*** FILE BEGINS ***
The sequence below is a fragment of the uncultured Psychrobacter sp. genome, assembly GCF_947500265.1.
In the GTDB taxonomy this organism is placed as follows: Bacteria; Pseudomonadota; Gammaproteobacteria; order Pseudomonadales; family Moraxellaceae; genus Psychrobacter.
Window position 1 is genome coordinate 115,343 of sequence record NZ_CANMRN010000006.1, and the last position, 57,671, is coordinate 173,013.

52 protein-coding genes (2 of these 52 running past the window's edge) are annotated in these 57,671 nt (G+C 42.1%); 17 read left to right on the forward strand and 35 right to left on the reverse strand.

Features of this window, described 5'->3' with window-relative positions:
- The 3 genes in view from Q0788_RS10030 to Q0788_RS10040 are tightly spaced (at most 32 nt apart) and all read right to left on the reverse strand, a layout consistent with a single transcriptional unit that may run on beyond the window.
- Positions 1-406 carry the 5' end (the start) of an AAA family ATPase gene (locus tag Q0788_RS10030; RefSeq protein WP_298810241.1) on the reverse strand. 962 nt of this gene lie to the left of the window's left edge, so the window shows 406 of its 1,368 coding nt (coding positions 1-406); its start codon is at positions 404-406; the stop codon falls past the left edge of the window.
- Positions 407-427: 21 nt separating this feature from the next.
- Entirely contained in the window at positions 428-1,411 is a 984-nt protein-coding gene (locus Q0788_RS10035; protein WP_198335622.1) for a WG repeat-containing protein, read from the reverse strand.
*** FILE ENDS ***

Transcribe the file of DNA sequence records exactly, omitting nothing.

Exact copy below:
The sequence below is a fragment of the uncultured Psychrobacter sp. genome, assembly GCF_947500265.1.
In the GTDB taxonomy this organism is placed as follows: Bacteria; Pseudomonadota; Gammaproteobacteria; order Pseudomonadales; family Moraxellaceae; genus Psychrobacter.
Window position 1 is genome coordinate 115,343 of sequence record NZ_CANMRN010000006.1, and the last position, 57,671, is coordinate 173,013.

52 protein-coding genes (2 of these 52 running past the window's edge) are annotated in these 57,671 nt (G+C 42.1%); 17 read left to right on the forward strand and 35 right to left on the reverse strand.

Features of this window, described 5'->3' with window-relative positions:
- The 3 genes in view from Q0788_RS10030 to Q0788_RS10040 are tightly spaced (at most 32 nt apart) and all read right to left on the reverse strand, a layout consistent with a single transcriptional unit that may run on beyond the window.
- Positions 1-406 carry the 5' end (the start) of an AAA family ATPase gene (locus tag Q0788_RS10030; RefSeq protein WP_298810241.1) on the reverse strand. 962 nt of this gene lie to the left of the window's left edge, so the window shows 406 of its 1,368 coding nt (coding positions 1-406); its start codon is at positions 404-406; the stop codon falls past the left edge of the window.
- Positions 407-427: 21 nt separating this feature from the next.
- Entirely contained in the window at positions 428-1,411 is a 984-nt protein-coding gene (locus Q0788_RS10035; protein WP_198335622.1) for a WG repeat-containing protein, read from the reverse strand.